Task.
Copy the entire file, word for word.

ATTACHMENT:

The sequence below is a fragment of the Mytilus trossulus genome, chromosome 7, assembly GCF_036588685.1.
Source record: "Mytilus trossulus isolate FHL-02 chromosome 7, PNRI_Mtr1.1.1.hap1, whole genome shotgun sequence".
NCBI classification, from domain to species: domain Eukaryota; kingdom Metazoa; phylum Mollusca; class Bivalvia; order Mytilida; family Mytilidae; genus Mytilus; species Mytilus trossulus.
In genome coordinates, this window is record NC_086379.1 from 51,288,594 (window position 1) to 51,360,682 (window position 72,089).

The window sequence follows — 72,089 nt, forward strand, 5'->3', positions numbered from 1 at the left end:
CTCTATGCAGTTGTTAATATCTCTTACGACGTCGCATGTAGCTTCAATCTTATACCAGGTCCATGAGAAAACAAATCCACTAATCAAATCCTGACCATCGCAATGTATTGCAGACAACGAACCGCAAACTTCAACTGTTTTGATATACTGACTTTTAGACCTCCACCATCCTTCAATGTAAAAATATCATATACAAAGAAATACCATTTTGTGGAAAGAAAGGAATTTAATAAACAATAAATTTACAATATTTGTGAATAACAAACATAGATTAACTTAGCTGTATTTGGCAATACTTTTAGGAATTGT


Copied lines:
The sequence below is a fragment of the Mytilus trossulus genome, chromosome 7, assembly GCF_036588685.1.
Source record: "Mytilus trossulus isolate FHL-02 chromosome 7, PNRI_Mtr1.1.1.hap1, whole genome shotgun sequence".
NCBI classification, from domain to species: domain Eukaryota; kingdom Metazoa; phylum Mollusca; class Bivalvia; order Mytilida; family Mytilidae; genus Mytilus; species Mytilus trossulus.
In genome coordinates, this window is record NC_086379.1 from 51,288,594 (window position 1) to 51,360,682 (window position 72,089).

The window sequence follows — 72,089 nt, forward strand, 5'->3', positions numbered from 1 at the left end:
CTCTATGCAGTTGTTAATATCTCTTACGACGTCGCATGTAGCTTCAATCTTATACCAGGTCCATGAGAAAACAAATCCACTAATCAAATCCTGACCATCGCAATGTATTGCAGACAACGAACCGCAAACTTCAACTGTTTTGATATACTGACTTTTAGACCTCCACCATCCTTCAATGTAAAAATATCATATACAAAGAAATACCATTTTGTGGAAAGAAAGGAATTTAATAAACAATAAATTTACAATATTTGTGAATAACAAACATAGATTAACTTAGCTGTATTTGGCAATACTTTTAGGAATTGT